In this video from her keynote at Lifeway Women’s Leadership Forum in 2017, author Lisa-Jo Baker talks about how we’re anointed and we’re qualified–not because of our own strengths and skills and backgrounds–but, because Jesus is qualified.
The entire video is above, and the complete transcript is below.
You are the anointed of the Lord.
I know that your mind flits, sort of like Screwtape describes, between the word “anointed” and between your actual life. Right? I know because that’s what I do too.
I think “anointed” and I think, David. And I think, Samuel. And then I think, Peter and John. And then I think, Lisa-Jo…likes Netflix. And just likes to just sit on her couch for long periods of time and once got in a fight with her husband right before she got on a Facebook Live to teach people about Jesus. Like, really? I’m anointed? I don’t know how I feel about that.
When I think about what it means to be anointed, I think sometimes we spend too much time looking at who Peter, Paul, John became. But I want to walk us back to where we first met them on the beach fishing. Not a glamorous career choice.
Something that’s very interesting when I was unpacking this period of time, is that these first initial disciples – Peter, Andrew, James, John, Phillip – they were all living in a really tiny town called Bethsaida. If you translate that, it literally means “fish-town”. Today we’d call it something like “Fishington”.
In South Africa, in the Cape, there’s actually a city called Fish Hoek. And I know this sounds to you guys like a “fish-hook”, but that’s not it. Hoek in afrikaans means “corner”. So it’s the “Fish Corner”. This is where people fish who are fishermen. This is where they lived. A tiny town that fished.
But it was located in the larger area of Galilee. Now interestingly enough, Galilee was known for its discipleship culture. It was an area that people traveled to to become apprenticed to a rabbi. How interesting, right? Here’s an area of fishing and around it are people coming to look for instruction.
But here’s something that I hadn’t realized when I used to read these passages growing up. When people approached a rabbi, it wasn’t a given that they’d be accepted. Rabbis didn’t walk around calling people the way we know Jesus did. No, no, no. Rabbis… Imagine instead of a rabbi, Harvard University. People had to apply. They had to be considered qualified by the rabbi. Accepted, invited by the rabbi. They had to meet a certain threshold of acceptability to be qualified to become a rabbi’s disciple.
Usually this process started around the age fifteen for young Hebrew boys. Either they would become apprenticed to a rabbi or, if they hadn’t made the cut, they would become apprenticed to their fathers and pursue their father’s trade. Where are the disciples when we meet them? They are fishing.
Matthew chapter 4, starting at verse 18: “As He was walking along the Sea of Galilee, He saw two brothers, Simon, who was called Peter, and his brother, Andrew. They were casting a net into the sea since they were fishermen.”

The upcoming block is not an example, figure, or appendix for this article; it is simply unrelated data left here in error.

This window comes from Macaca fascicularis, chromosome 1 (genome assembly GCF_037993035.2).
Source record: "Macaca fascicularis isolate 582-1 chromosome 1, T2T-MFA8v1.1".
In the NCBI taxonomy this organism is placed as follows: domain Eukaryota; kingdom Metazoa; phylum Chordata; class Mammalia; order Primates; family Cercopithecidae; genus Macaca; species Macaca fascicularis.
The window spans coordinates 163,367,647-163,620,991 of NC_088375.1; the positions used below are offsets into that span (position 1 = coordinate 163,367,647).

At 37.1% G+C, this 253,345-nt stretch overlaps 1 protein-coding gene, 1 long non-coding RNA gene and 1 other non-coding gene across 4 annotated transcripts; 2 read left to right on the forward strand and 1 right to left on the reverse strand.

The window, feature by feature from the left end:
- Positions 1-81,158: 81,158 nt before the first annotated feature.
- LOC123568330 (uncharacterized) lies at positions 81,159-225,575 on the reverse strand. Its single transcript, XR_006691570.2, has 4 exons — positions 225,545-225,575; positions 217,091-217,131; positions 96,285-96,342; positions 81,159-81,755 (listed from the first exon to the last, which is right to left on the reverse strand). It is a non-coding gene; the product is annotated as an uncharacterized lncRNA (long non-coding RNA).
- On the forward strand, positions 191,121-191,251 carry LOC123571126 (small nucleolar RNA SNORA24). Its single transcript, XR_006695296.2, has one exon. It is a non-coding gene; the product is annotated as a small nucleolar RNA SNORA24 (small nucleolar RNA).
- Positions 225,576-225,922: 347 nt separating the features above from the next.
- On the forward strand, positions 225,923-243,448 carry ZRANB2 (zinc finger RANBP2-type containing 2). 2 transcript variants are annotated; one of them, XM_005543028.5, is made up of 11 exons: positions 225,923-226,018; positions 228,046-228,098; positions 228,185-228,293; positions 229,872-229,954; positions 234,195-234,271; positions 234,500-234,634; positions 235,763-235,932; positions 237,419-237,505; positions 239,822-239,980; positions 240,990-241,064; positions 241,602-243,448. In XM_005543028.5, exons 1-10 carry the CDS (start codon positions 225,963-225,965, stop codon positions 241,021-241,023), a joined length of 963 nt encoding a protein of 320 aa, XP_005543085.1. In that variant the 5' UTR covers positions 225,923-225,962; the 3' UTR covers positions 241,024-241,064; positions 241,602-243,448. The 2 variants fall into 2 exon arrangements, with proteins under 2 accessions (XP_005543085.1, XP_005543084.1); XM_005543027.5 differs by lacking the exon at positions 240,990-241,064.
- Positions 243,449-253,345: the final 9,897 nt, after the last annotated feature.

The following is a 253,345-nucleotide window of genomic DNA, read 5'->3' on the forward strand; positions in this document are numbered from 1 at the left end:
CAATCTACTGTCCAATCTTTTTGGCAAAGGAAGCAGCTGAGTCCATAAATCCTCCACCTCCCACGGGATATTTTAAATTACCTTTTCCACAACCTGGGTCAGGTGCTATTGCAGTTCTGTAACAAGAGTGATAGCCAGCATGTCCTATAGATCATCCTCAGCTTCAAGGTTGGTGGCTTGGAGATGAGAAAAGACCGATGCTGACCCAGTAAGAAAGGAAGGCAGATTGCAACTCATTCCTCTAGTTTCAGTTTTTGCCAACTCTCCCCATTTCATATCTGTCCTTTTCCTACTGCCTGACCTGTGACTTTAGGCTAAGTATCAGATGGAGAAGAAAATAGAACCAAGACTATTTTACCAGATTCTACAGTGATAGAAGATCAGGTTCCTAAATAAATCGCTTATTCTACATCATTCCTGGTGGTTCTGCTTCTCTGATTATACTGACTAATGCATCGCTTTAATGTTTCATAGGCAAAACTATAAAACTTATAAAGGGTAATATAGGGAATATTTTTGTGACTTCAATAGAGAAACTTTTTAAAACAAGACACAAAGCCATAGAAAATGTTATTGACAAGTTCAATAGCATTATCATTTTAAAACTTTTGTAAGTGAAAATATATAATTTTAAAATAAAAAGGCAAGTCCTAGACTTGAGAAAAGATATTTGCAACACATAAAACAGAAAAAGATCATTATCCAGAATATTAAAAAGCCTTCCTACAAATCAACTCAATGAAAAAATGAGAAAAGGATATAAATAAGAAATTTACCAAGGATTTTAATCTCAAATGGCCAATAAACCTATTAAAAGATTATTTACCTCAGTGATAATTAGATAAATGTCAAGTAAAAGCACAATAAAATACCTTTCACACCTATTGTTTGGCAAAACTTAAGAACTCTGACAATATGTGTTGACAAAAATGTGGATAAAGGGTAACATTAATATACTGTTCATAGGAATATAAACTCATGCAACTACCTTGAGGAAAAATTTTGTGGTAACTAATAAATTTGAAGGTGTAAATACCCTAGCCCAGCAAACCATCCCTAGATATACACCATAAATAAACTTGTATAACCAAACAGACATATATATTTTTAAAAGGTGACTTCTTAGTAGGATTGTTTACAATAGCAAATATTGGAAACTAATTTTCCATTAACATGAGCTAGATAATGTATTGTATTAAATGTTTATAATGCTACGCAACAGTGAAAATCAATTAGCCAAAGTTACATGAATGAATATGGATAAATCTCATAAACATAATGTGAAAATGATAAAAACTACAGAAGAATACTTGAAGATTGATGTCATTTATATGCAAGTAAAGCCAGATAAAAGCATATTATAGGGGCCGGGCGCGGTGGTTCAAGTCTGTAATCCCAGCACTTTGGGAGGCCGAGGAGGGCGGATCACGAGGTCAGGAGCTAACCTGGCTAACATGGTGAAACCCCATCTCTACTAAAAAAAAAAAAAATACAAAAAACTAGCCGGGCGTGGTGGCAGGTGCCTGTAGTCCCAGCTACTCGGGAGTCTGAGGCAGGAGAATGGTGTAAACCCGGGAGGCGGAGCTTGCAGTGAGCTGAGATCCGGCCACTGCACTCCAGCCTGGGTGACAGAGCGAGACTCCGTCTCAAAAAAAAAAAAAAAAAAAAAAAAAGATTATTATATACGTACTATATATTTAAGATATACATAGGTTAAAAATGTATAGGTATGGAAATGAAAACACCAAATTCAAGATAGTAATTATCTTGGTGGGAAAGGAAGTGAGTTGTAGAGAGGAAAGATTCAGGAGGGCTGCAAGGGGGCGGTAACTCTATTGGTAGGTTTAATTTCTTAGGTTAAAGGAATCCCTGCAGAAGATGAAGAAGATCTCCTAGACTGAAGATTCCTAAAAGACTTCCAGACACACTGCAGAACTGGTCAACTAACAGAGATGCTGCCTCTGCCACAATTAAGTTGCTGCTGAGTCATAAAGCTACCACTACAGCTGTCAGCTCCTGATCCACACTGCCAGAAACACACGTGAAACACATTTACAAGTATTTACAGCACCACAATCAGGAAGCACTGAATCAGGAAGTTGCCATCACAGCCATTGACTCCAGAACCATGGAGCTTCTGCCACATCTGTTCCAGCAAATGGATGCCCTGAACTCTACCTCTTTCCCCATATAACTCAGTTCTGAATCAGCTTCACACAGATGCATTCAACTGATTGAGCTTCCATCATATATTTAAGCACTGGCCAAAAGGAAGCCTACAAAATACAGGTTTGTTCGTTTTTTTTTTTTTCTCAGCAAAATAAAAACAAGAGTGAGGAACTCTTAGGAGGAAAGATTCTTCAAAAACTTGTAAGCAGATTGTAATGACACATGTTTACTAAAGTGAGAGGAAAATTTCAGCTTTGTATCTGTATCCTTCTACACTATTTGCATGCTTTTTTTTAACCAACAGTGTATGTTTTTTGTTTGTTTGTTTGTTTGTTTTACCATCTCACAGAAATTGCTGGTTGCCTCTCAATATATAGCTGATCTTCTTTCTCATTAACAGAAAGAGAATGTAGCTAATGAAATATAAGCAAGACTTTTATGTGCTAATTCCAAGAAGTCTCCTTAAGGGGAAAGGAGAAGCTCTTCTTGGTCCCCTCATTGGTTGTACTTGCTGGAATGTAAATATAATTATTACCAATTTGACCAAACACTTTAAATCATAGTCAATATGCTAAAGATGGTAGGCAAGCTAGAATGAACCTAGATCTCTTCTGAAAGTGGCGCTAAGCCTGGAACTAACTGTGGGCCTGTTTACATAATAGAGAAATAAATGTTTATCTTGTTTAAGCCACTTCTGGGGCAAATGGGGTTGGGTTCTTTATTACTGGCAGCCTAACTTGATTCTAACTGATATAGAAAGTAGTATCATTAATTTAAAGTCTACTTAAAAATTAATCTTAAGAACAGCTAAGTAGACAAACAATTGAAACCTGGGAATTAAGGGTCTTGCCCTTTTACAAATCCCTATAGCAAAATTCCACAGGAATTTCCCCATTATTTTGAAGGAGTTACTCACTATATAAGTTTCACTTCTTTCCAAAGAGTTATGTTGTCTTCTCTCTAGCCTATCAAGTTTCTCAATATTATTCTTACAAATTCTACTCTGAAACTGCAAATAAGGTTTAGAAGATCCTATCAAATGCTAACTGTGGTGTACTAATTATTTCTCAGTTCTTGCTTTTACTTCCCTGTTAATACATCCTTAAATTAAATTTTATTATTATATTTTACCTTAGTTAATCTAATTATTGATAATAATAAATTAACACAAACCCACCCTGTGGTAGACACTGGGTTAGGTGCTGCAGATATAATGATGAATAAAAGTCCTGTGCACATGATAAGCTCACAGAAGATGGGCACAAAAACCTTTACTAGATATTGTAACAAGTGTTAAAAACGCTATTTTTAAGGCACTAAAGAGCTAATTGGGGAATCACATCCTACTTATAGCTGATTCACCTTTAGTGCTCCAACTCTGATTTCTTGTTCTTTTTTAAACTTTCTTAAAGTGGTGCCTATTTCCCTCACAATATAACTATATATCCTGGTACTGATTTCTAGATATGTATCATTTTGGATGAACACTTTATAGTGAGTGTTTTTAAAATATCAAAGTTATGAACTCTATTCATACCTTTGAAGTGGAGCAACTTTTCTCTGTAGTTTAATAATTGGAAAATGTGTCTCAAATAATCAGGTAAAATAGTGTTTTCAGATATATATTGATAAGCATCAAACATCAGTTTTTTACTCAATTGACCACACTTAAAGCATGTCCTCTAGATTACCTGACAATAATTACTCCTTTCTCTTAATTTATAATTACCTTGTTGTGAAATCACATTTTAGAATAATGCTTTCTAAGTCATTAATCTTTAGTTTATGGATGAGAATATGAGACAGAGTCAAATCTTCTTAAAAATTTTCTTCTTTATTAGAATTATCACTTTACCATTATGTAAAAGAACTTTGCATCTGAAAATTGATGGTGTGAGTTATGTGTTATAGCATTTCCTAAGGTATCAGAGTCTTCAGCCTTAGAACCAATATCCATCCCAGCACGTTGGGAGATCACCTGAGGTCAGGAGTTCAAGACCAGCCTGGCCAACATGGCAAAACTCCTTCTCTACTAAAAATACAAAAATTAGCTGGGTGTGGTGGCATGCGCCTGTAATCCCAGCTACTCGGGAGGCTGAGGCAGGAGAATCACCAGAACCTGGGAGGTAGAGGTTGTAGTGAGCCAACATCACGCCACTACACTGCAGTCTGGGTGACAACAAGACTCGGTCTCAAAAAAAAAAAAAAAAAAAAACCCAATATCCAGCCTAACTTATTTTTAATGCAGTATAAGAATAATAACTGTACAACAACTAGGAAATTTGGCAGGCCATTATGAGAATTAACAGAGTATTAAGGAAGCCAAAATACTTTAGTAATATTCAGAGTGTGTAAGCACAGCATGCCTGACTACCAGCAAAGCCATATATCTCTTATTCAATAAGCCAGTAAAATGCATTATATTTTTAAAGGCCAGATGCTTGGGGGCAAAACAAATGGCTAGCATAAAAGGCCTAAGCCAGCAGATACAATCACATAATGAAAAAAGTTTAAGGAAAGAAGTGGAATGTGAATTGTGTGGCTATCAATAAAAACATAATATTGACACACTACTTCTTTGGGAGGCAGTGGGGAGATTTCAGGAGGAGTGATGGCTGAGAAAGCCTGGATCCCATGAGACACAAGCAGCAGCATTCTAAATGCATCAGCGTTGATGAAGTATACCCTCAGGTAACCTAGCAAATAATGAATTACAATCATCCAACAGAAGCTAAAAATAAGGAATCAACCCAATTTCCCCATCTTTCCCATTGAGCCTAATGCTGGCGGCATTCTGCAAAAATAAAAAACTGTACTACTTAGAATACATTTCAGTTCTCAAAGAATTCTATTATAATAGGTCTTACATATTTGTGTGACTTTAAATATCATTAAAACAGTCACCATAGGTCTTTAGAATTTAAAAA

They had not made the cut, okay? These guys, in the very beginning, they’re you and me. That is how we feel too. They were fishing.
“‘Follow me,’ He told them, ‘and I will make you fish for people.’ Immediately they left their nets and followed Him. Going on from there He saw two other brothers, James, the son of Zebedee, and his brother, John. They were in a boat with Zebedee, their father, mending their nets and He called them. Immediately they left the boat and their father and followed Him.”
This has always felt weird to me, this part, the “immediately they left and followed”.
I came to college in the states. I left South Africa and I came and it was a very sad, painful process. Every time I got to the airport, my father would put one of those luggage stickers that say, “fragile”. He’d stick one to his body. And he would just stand there and like, weep. And I would be like, “Dad. I can’t every time go through this with you.” He’d just be like, “Just, I’m so proud of you. I’m fine. This is – I’m fine.” He was never fine. It was always traumatic. One of my big life goals is for all my children to go to school right within a two-hour radius of my house. Okay?
But these guys, they left immediately. This is why. They were getting a second chance. A second shot. A rabbi had come to call them. Right from the beginning, breaking with tradition, Jesus doesn’t wait to pick the most qualified. He comes to find the guys who are basically the rejects. He comes and calls them to follow Him. You bet they dropped everything and they went. Their dad knew what they got.
It would be like a Harvard recruiter arriving at community college and saying, “Guess what? You get a full-ride. Come.” I’m telling you, we’re all going to tell our kids, “Drop everything and go man. Go study with him.” That’s what happened.
You and I, we’re anointed and we’re qualified, not because of what we’ve done, but because of Who calls us. Jesus’ call is what qualified them.